NZ not so sorry savers

March 2, 2013

New Zealanders have been accused of being poor savers for years, but are we really?

This exchange in parliament last week suggests otherwise:

David Bennett: How has household savings changed recently and what reports has he received on household wealth?

Hon BILL ENGLISH: I think, as we are familiar with, official measures show a significant improvement in the last 3 years, from dissaving of 7.1 percent of household income in 2007 to just positive household savings more recently. Alongside that, though, there is a maybe confusing report from the Reserve Bank, which has recently highlighted that in measuring household wealth its statistics exclude some important items. For instance, when it measures household wealth it does not include equity in farms. It does not include equity in shares in some businesses and commercial properties and forests, and nor does it include some types of foreign assets held by New Zealanders. It estimates that when these items are included, household net wealth is in fact $167 billion higher than it thought, or around 25 percent—that is, the Reserve Bank’s revision of the numbers indicates households may be 25 percent wealthier than they thought.

Trans Tasman offers further explanation:

. . .  The reworked figures put NZ not as an outlier among developed nations for its low rate of savings but more in the mainstream. For the best part of a generation it’s been part of the NZ economic story that Kiwis focus on housing as their main form of saving, but the revelation household wealth, following a re-estimation of non-housing assets , is more evenly balanced between property and other assets, will have implications for several major areas of Govt policy ranging from retirement to housing needs. As a result of the information from the RBNZ, Finance Minister Bill English has Treasury testing the figures and reviewing the implications.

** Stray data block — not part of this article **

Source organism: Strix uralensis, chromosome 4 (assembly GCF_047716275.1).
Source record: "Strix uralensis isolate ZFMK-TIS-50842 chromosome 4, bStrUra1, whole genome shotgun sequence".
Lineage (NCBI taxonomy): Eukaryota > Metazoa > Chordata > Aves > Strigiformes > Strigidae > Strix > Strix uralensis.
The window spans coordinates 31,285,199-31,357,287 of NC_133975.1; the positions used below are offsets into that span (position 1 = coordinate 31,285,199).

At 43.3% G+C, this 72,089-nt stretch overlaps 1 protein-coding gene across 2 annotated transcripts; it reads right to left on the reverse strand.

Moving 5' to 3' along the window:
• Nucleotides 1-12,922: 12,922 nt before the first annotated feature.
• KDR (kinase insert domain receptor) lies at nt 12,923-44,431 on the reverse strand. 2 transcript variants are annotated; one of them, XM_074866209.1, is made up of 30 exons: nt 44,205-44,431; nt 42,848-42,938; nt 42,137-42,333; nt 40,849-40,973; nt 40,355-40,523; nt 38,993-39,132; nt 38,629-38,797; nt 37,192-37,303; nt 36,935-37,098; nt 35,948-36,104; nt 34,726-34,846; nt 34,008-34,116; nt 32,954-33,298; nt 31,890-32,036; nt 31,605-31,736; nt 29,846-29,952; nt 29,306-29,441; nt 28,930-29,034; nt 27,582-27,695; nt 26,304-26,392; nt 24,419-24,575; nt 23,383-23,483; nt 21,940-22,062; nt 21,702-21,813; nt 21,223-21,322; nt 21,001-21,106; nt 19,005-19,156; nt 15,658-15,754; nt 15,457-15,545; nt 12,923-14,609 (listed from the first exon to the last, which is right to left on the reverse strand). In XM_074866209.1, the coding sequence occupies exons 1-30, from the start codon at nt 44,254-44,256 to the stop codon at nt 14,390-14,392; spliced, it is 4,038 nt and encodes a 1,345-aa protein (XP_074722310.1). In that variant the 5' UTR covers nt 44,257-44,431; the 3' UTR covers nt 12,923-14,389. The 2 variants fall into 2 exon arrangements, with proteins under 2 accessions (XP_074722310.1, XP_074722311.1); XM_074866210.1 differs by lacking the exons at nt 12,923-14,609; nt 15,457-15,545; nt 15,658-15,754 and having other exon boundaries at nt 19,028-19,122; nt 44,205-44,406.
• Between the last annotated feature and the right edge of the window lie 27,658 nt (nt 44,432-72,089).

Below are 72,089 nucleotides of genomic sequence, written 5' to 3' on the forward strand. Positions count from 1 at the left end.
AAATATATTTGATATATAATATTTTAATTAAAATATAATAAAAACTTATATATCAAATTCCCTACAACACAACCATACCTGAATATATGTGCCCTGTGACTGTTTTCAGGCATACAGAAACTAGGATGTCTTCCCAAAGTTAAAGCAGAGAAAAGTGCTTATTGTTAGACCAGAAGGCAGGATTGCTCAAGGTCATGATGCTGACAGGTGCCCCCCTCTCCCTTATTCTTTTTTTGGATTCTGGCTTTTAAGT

This is encouraging, better savers have more security, more choices and are better able to look after themselves.

Better domestic savings also reduce reliance on foreign savings for investment and growth.

Government’s role in encouraging savings include policies which encourage economic growth and discourage inflation.

The first helps lift incomes and the second protects the real value of wages and savings.


NZers finally saving more

May 15, 2012

It’s taken a while but we’ve finally got the savings message:

It’s good news for Bill English ahead of the May Budget announcement. As the Government seeks to make savings, RaboDirect’s latest survey shows New Zealanders are doing the same at home – with substantially more Kiwis saving now than 20 months ago. However, people are also missing out on better rates by not shopping around.

The poll shows 73 per cent of Kiwis now have cash savings, up from 47 per cent in a similar poll in August 2010.* Reflecting the change in people’s savings habits, the poll also confirms just 11 per cent of Kiwis are not currently saving – a figure that has more than halved since 2010.**

For far too many years we’ve been spending more than we earn.

That’s why we have to rely on foreign investment, and while I’m not opposed to using other people’s money per se, too heavy a reliance on it is not wise – for individuals, businesses or countries.

Increased savings by individuals might be one factor in National’s continuing popularity in the polls. People who are taking a more Presbyterian approach to their own finances expect the government to do likewise and aren’t impressed by an Opposition which still seems to be more keen on taxing and spending.


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